As we all know (well, all internet savvy people know) you should never submit personal details of any kind over clear HTTP connections. You should always look for the padlock that signifies HTTPS ( e.g. ). For the people that go the extra mile, you should also verify the validity of the SSL certificate associated with the page you are on.
This information has been standard advice for years so i’m not teaching anyone anything new here.
This is all fine in theory. However, I have been amazed by the number of sites recently that seem to have URLs that bear no resemblence to the site that you have accessed. For example, one of my credit cards is issued by a major UK supermarket. However, when trying to sign into their online banking, the URL that I am presented with is “https://cardsonline-consumer.com”. Without some digging into the properties of the X.509 certificate, it is not obvious that I am on the correct site and that I haven’t been redirected to some hacking site. Similarly, today I went to purchase a gift for a friends birthday from http://www.frangrancedirect.co.uk and in order to pay online I was redirected to “https://www.ecgb.com”. As with the previous example, there was no obvious indication that this was the correct site until I traced it back to a UK bank. I realise that many of these services are hosted by third parties, however, there are a number of ways that this problem could be overcome easily.
You would have thought that with all the hype about the security of internet transactions that there have been in the last few years, companies providing these transactions would put a bit more thought into making the process of confidently shopping online, easier for Joe Public.
Technorati Tags: security, shopping, banking, SSL, X.509
For the few people on the planet that didn’t hear the news yesterday, Mozilla announced the release of Firefox 2. This long awaited browser is finally out and looking good. For a full list of the new features, follow this link (here).
I downloaded the software yesterday and whilst I was surprised at first that I was able to get it at all (I assumed all the download sites would be maxed out), I was also surprised that 12 out of my 14 plugins upgraded and worked seamlessly with v2 from the outset.
Another great release from the folks at Mozilla.
Technorati Tags: browser, firefox, mozilla, web2.0
Next month Oracle are holding an Enterprise Architects Club in London. One of my main reasons for attending will be to listen to John Madelin of BT talking about Identity Federation.
Anyone else who is planning to attend, please drop me a line and we can meet up.
Technorati Tags: architect, security, identity, conference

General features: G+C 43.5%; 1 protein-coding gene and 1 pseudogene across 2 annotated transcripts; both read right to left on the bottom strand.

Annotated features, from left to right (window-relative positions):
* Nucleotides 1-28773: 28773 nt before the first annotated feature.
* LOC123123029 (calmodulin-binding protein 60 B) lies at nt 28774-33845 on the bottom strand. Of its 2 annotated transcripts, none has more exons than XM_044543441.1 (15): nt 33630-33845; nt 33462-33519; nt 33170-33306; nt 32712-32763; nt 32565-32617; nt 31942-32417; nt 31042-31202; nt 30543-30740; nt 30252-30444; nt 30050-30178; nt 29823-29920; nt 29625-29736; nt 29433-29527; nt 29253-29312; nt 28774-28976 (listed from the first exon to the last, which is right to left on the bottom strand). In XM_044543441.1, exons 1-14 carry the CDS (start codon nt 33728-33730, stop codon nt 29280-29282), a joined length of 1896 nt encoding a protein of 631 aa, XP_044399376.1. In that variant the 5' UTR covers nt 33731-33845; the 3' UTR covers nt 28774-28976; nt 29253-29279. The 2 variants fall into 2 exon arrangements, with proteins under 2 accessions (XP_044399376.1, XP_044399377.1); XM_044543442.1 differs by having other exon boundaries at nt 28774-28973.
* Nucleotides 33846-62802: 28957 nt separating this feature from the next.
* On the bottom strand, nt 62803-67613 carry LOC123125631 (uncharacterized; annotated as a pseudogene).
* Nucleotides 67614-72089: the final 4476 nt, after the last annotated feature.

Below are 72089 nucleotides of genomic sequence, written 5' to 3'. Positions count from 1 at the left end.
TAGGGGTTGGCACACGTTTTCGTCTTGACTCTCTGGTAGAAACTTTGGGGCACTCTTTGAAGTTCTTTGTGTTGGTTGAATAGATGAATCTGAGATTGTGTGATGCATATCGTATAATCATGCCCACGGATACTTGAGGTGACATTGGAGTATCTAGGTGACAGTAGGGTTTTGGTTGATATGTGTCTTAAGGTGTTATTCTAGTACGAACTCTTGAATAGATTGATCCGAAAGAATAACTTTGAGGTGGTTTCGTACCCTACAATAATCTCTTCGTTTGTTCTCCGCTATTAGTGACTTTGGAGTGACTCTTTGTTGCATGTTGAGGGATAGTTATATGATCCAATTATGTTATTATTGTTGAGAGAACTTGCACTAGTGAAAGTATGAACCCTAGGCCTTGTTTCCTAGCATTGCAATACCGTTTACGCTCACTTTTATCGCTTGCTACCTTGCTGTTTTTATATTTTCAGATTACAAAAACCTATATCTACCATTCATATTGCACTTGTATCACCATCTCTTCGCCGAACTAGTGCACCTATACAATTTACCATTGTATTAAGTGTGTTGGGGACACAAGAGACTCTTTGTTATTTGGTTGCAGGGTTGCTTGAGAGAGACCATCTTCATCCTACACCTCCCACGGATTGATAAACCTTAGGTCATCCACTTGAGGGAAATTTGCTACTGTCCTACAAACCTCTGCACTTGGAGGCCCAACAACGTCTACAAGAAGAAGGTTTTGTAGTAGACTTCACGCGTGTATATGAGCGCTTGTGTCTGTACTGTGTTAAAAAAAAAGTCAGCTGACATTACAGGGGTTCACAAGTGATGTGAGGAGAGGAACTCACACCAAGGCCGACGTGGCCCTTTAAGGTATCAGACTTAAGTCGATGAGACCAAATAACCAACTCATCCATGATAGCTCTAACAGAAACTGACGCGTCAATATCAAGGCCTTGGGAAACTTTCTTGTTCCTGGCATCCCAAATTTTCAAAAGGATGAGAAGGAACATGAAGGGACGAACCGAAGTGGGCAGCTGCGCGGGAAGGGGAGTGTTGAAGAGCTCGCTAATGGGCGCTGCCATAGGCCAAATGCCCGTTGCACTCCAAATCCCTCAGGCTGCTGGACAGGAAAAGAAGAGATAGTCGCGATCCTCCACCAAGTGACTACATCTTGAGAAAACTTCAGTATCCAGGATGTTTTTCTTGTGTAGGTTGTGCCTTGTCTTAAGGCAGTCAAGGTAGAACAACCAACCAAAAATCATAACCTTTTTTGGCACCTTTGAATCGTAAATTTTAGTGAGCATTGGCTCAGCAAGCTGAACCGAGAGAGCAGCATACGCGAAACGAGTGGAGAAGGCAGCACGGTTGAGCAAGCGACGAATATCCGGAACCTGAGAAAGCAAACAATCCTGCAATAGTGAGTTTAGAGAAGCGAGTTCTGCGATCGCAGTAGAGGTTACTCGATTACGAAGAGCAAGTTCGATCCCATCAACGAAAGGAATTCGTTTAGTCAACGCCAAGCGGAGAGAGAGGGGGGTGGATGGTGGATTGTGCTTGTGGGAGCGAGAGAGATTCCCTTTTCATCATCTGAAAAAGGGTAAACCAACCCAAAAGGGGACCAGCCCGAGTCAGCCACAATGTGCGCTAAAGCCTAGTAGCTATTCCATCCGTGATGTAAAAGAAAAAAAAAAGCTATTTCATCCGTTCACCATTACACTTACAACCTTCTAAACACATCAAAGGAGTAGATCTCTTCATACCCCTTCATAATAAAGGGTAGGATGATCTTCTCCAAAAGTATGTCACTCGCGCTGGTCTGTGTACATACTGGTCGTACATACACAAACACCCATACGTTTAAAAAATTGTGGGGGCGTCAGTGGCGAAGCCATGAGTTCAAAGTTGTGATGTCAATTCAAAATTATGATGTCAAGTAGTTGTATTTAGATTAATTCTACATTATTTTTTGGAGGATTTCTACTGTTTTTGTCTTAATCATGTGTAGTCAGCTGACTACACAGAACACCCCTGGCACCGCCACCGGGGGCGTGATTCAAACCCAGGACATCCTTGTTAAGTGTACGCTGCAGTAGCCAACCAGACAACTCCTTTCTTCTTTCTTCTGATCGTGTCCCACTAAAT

Ping Identity recently published a post detailing some thoughts from a breakout session of the Federated User Group meeting on federation and how strong authentication can be handled (here). It was also commented on by my ex-colleague and friend, Paul Squires.
I find the entire subject extremely interesting at the moment since my current project is addressing this exact problem. We are implementing a federated architecture in which the user is required to strongly authenticate at their Identity Provider. Alot of the discussions of the Federated User group were perfectly inline with what I am finding on my project. Paul also makes a good point about issues such as staged authentication and how these can be addressed.
One thing that I have found varies greatly among the various vendors of federation products (especially the ‘suite’ manufacturers) is the different ways in which they support tags such as the “AuthenticationContext”. Wilst some vendors (mentioning no names) will respect this attribute and allow you to assign trust levels based on it, others seem to completely ignore it.
As usual the discussions at the user group included discussions on liability. As Paul quite rightly points out, I think this is the main problem holding back more widespread adoption of federation deployments within the UK. In the years I have been working with federation, I have seen a change with more companies prepared to invest the time and money, not just in the technology, but also in the associated business arrangements. I think this will continue to be the case over the next 12-18 months.
Technorati Tags: authentication, federation, SAML, identity, sso, business
I have just finished reading Philip Pulman’s Dark Materials Trilogy. It was recommended by my sister and brother in-law who both thoroughly enjoyed it. I always blow a bit hot and cold with fantasy fiction and have started but given up on a number of these types of books in the past. Terry Pratchett springs to mind as one of those authors whose books I have never managed to get into.
However, since my sister recommended the trilogy, I thought I would give it a go. I must say, I was hugely impressed with the trilogy as a whole. They encompass some great characters with a mix of storylines all hanging around the central theme. Individually, I had mixed thoughts about the individual books.
The first book is Northern Lights. Whilst I enjoyed the book, I found it a little slow to get into. However, it did give you a good introduction into the characters. The pace picked up in the second book, The Subtle Knife and started to bring the story together. However, by the time I got the rather large third book, The Amber Spyglass, I was hooked and couldn’t put the book down.
You can always tell a good book because you spend every spare minute reading it. This was the case. My only slight embarassment was when I went into the library to ask for the 2nd book and was told it was in the “Teenage Fiction” section. Not sure a 31 year old guy should be reading teenage fiction. Oh well, at least it was recommended by my older sister!!